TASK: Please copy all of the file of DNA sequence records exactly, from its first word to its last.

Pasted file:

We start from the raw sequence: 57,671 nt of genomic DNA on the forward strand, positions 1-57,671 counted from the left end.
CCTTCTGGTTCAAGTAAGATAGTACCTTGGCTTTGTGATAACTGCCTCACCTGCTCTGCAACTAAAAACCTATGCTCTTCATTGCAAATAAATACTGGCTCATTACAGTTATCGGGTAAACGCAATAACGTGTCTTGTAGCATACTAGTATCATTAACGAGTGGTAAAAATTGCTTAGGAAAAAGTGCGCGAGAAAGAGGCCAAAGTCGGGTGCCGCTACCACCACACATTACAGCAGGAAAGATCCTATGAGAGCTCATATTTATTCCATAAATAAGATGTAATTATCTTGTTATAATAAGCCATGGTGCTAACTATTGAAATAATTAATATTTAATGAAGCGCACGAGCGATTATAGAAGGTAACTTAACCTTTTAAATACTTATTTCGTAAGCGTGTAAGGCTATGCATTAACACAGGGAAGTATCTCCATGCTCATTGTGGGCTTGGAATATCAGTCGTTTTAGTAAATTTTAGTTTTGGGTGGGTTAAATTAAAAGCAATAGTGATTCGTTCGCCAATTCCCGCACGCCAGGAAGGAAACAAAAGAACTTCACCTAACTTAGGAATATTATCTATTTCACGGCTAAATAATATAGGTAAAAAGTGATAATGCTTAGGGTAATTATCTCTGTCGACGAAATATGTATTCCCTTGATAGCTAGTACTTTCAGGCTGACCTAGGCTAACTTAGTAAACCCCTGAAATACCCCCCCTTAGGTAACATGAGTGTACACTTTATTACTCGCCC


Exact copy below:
We start from the raw sequence: 57,671 nt of genomic DNA on the forward strand, positions 1-57,671 counted from the left end.
CCTTCTGGTTCAAGTAAGATAGTACCTTGGCTTTGTGATAACTGCCTCACCTGCTCTGCAACTAAAAACCTATGCTCTTCATTGCAAATAAATACTGGCTCATTACAGTTATCGGGTAAACGCAATAACGTGTCTTGTAGCATACTAGTATCATTAACGAGTGGTAAAAATTGCTTAGGAAAAAGTGCGCGAGAAAGAGGCCAAAGTCGGGTGCCGCTACCACCACACATTACAGCAGGAAAGATCCTATGAGAGCTCATATTTATTCCATAAATAAGATGTAATTATCTTGTTATAATAAGCCATGGTGCTAACTATTGAAATAATTAATATTTAATGAAGCGCACGAGCGATTATAGAAGGTAACTTAACCTTTTAAATACTTATTTCGTAAGCGTGTAAGGCTATGCATTAACACAGGGAAGTATCTCCATGCTCATTGTGGGCTTGGAATATCAGTCGTTTTAGTAAATTTTAGTTTTGGGTGGGTTAAATTAAAAGCAATAGTGATTCGTTCGCCAATTCCCGCACGCCAGGAAGGAAACAAAAGAACTTCACCTAACTTAGGAATATTATCTATTTCACGGCTAAATAATATAGGTAAAAAGTGATAATGCTTAGGGTAATTATCTCTGTCGACGAAATATGTATTCCCTTGATAGCTAGTACTTTCAGGCTGACCTAGGCTAACTTAGTAAACCCCTGAAATACCCCCCCTTAGGTAACATGAGTGTACACTTTATTACTCGCCC